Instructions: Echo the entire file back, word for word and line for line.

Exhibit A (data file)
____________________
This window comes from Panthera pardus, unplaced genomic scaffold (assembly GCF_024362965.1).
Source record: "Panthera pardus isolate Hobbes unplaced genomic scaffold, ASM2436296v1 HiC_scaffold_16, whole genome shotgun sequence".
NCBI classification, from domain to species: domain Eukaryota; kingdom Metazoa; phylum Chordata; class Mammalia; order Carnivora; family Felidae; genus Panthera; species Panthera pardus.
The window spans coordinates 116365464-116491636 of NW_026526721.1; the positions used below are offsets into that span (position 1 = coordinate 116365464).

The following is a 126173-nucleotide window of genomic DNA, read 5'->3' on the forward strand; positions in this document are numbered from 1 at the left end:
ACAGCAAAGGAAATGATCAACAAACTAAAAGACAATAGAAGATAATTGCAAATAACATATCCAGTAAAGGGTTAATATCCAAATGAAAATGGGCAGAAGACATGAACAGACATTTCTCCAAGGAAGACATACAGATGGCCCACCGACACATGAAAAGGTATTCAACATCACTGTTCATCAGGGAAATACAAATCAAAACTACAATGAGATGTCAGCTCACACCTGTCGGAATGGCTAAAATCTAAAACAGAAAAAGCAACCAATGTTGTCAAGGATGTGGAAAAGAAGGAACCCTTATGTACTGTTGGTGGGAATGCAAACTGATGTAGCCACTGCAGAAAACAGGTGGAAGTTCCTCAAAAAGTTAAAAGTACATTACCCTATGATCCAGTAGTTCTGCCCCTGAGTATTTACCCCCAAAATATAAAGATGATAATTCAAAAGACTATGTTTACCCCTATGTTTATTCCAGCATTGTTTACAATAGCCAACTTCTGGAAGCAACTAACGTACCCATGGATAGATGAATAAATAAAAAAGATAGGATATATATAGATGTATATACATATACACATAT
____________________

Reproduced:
This window comes from Panthera pardus, unplaced genomic scaffold (assembly GCF_024362965.1).
Source record: "Panthera pardus isolate Hobbes unplaced genomic scaffold, ASM2436296v1 HiC_scaffold_16, whole genome shotgun sequence".
NCBI classification, from domain to species: domain Eukaryota; kingdom Metazoa; phylum Chordata; class Mammalia; order Carnivora; family Felidae; genus Panthera; species Panthera pardus.
The window spans coordinates 116365464-116491636 of NW_026526721.1; the positions used below are offsets into that span (position 1 = coordinate 116365464).

The following is a 126173-nucleotide window of genomic DNA, read 5'->3' on the forward strand; positions in this document are numbered from 1 at the left end:
ACAGCAAAGGAAATGATCAACAAACTAAAAGACAATAGAAGATAATTGCAAATAACATATCCAGTAAAGGGTTAATATCCAAATGAAAATGGGCAGAAGACATGAACAGACATTTCTCCAAGGAAGACATACAGATGGCCCACCGACACATGAAAAGGTATTCAACATCACTGTTCATCAGGGAAATACAAATCAAAACTACAATGAGATGTCAGCTCACACCTGTCGGAATGGCTAAAATCTAAAACAGAAAAAGCAACCAATGTTGTCAAGGATGTGGAAAAGAAGGAACCCTTATGTACTGTTGGTGGGAATGCAAACTGATGTAGCCACTGCAGAAAACAGGTGGAAGTTCCTCAAAAAGTTAAAAGTACATTACCCTATGATCCAGTAGTTCTGCCCCTGAGTATTTACCCCCAAAATATAAAGATGATAATTCAAAAGACTATGTTTACCCCTATGTTTATTCCAGCATTGTTTACAATAGCCAACTTCTGGAAGCAACTAACGTACCCATGGATAGATGAATAAATAAAAAAGATAGGATATATATAGATGTATATACATATACACATAT